Ocean Circulation


Three things you may not know about sea level rise

Since the turn of the 20th century, seas have risen six to eight inches globally. New technologies, along with a better understanding of how the oceans, ice sheets, and other components of climate interact, have helped scientists identify the factors that contribute to sea level rise.

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Dense Antarctic water returning to the Atlantic

PhysOrg

“This region, the Scotia Sea, is unique in that it hosts several different physical mechanisms which launder dense water to make it lighter within a relatively small basin (the Southern Scotia Sea),” says co-author Dr. Kurt Polzin of WHOI. “This small basin relative to a relatively large volume transport enables researchers to assess changes in water mass production ultimately coming from the Antarctic Shelves on a biennial basis, compared to decadal time scales from other sections.”

Breaking Ice: Science at the Top of the World

Since 2003, the Beaufort Gyre Exploration Project at the Woods Hole Oceanographic Institution has given us an up-close look at one of the fastest-changing parts of the world. In 2018, the Ocean Media Institute at Montana State University sent Hugo Sindelar to join the annual expedition aboard the Canadian icebreaker Louis S. St. Laurent to see how the scientists and engineers involved in the project bring back their hard-earned data and to hear what they’ve learned so far.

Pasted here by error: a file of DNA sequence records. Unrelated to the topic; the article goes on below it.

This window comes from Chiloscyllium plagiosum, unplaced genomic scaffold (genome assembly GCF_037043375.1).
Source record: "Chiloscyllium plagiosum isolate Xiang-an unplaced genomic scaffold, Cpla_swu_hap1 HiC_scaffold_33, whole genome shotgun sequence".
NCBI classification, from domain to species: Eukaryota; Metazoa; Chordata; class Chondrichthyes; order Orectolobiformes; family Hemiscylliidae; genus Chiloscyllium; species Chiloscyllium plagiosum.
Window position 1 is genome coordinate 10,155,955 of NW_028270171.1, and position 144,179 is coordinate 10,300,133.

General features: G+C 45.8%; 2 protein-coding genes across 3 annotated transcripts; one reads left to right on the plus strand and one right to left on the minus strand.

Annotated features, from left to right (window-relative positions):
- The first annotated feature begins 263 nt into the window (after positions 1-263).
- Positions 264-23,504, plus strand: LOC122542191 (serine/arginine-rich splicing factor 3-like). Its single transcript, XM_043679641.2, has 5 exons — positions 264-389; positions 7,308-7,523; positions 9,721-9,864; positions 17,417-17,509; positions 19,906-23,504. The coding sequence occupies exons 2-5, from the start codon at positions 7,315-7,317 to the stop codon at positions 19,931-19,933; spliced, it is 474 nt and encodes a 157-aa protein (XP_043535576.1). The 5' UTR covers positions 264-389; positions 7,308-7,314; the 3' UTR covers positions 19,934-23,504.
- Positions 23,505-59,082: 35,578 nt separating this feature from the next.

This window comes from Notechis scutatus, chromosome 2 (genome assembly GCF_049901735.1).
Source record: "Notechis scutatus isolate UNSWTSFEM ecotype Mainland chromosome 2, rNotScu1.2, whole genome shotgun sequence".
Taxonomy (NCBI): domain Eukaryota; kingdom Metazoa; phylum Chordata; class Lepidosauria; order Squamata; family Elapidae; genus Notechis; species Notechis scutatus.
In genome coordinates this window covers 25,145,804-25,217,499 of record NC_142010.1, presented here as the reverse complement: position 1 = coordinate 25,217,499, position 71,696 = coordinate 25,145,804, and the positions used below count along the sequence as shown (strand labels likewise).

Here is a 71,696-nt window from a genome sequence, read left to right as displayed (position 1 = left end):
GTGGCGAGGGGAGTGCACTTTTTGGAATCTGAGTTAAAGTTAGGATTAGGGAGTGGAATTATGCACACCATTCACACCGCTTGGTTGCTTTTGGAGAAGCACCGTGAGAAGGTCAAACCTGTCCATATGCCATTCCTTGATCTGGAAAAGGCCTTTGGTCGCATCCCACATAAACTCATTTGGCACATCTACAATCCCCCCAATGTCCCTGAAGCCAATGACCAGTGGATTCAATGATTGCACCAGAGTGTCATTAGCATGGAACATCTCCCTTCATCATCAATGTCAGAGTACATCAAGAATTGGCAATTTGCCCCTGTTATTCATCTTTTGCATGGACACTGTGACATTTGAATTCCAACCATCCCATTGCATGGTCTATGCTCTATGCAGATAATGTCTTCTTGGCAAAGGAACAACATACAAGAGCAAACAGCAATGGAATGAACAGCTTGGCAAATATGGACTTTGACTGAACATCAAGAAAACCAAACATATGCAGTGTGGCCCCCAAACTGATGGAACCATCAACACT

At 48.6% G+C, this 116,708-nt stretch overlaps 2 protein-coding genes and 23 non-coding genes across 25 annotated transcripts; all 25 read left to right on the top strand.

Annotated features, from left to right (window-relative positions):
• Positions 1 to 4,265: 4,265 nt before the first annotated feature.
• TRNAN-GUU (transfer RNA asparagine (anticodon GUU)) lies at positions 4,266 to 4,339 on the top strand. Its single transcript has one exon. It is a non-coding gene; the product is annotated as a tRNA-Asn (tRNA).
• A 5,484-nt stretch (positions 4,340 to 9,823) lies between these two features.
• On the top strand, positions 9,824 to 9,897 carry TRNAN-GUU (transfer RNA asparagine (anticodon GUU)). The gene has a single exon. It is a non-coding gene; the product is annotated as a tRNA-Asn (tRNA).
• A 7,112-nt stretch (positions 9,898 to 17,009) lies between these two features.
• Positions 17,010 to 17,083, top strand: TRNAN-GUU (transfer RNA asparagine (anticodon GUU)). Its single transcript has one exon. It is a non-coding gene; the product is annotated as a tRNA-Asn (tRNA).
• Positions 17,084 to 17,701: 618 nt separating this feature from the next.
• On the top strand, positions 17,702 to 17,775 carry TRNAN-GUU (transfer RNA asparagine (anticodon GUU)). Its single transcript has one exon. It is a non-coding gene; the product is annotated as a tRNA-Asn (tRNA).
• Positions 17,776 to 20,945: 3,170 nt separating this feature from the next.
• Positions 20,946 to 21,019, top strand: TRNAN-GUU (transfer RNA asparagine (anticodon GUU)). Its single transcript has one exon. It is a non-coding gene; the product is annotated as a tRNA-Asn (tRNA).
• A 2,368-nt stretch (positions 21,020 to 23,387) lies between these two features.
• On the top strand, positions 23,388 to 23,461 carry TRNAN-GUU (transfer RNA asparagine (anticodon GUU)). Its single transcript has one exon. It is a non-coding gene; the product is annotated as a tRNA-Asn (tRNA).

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A tunnel to the Twilight Zone

Blue shark

Scientists track hungry blue sharks as they ride swirling currents down to the ocean twilight zone—a layer of the ocean containing the largest fish biomass on Earth

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Study Finds No Direct Link Between North Atlantic Ocean Currents, Sea Level Along New England Coast

A new study by the Woods Hole Oceanographic Institution (WHOI) clarifies what influence major currents in the North Atlantic have on sea level along the northeastern United States. The study, published June 13 in the journal Geophysical Research Letters, examined both the strength of the Atlantic Meridional Overturning Circulation (AMOC)—a conveyor belt of currents that move warmer waters north and cooler waters south in the Atlantic—and historical records of sea level in coastal New England.

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